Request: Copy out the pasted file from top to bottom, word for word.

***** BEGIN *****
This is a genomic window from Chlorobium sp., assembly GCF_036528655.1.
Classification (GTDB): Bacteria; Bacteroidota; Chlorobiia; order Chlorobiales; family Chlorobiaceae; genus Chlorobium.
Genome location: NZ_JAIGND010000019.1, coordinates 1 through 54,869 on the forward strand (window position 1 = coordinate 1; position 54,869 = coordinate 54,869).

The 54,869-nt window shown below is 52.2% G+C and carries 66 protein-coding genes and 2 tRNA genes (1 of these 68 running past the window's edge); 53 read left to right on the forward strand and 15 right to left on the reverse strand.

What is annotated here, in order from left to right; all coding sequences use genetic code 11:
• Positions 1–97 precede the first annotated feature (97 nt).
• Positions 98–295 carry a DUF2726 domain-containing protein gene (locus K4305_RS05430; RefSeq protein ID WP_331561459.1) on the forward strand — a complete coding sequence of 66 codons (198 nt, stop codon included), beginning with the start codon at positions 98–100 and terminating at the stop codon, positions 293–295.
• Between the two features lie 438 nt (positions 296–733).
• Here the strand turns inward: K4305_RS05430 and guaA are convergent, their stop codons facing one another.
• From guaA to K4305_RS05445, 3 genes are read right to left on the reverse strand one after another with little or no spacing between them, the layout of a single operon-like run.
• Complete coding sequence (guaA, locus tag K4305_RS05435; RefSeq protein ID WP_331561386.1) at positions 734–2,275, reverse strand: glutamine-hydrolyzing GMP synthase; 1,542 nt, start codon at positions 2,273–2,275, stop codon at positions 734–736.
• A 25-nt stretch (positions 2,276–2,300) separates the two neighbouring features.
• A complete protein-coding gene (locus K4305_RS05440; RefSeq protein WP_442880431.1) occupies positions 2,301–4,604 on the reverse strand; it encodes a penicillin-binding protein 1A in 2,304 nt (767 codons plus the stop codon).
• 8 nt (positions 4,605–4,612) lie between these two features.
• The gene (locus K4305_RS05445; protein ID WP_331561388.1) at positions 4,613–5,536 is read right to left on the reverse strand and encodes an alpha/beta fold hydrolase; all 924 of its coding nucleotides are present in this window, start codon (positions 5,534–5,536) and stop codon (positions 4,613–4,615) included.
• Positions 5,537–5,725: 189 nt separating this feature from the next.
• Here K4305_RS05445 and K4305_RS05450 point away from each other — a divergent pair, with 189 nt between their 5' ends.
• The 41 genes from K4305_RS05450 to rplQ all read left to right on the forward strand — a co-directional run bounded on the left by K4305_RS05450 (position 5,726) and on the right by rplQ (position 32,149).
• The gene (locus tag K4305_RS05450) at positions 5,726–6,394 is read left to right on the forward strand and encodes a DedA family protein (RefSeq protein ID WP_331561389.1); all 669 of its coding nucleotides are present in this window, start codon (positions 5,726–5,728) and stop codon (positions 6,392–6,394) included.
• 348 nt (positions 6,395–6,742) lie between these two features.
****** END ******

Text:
This is a genomic window from Chlorobium sp., assembly GCF_036528655.1.
Classification (GTDB): Bacteria; Bacteroidota; Chlorobiia; order Chlorobiales; family Chlorobiaceae; genus Chlorobium.
Genome location: NZ_JAIGND010000019.1, coordinates 1 through 54,869 on the forward strand (window position 1 = coordinate 1; position 54,869 = coordinate 54,869).

The 54,869-nt window shown below is 52.2% G+C and carries 66 protein-coding genes and 2 tRNA genes (1 of these 68 running past the window's edge); 53 read left to right on the forward strand and 15 right to left on the reverse strand.

What is annotated here, in order from left to right; all coding sequences use genetic code 11:
• Positions 1–97 precede the first annotated feature (97 nt).
• Positions 98–295 carry a DUF2726 domain-containing protein gene (locus K4305_RS05430; RefSeq protein ID WP_331561459.1) on the forward strand — a complete coding sequence of 66 codons (198 nt, stop codon included), beginning with the start codon at positions 98–100 and terminating at the stop codon, positions 293–295.
• Between the two features lie 438 nt (positions 296–733).
• Here the strand turns inward: K4305_RS05430 and guaA are convergent, their stop codons facing one another.
• From guaA to K4305_RS05445, 3 genes are read right to left on the reverse strand one after another with little or no spacing between them, the layout of a single operon-like run.
• Complete coding sequence (guaA, locus tag K4305_RS05435; RefSeq protein ID WP_331561386.1) at positions 734–2,275, reverse strand: glutamine-hydrolyzing GMP synthase; 1,542 nt, start codon at positions 2,273–2,275, stop codon at positions 734–736.
• A 25-nt stretch (positions 2,276–2,300) separates the two neighbouring features.
• A complete protein-coding gene (locus K4305_RS05440; RefSeq protein WP_442880431.1) occupies positions 2,301–4,604 on the reverse strand; it encodes a penicillin-binding protein 1A in 2,304 nt (767 codons plus the stop codon).
• 8 nt (positions 4,605–4,612) lie between these two features.
• The gene (locus K4305_RS05445; protein ID WP_331561388.1) at positions 4,613–5,536 is read right to left on the reverse strand and encodes an alpha/beta fold hydrolase; all 924 of its coding nucleotides are present in this window, start codon (positions 5,534–5,536) and stop codon (positions 4,613–4,615) included.
• Positions 5,537–5,725: 189 nt separating this feature from the next.
• Here K4305_RS05445 and K4305_RS05450 point away from each other — a divergent pair, with 189 nt between their 5' ends.
• The 41 genes from K4305_RS05450 to rplQ all read left to right on the forward strand — a co-directional run bounded on the left by K4305_RS05450 (position 5,726) and on the right by rplQ (position 32,149).
• The gene (locus tag K4305_RS05450) at positions 5,726–6,394 is read left to right on the forward strand and encodes a DedA family protein (RefSeq protein ID WP_331561389.1); all 669 of its coding nucleotides are present in this window, start codon (positions 5,726–5,728) and stop codon (positions 6,392–6,394) included.
• 348 nt (positions 6,395–6,742) lie between these two features.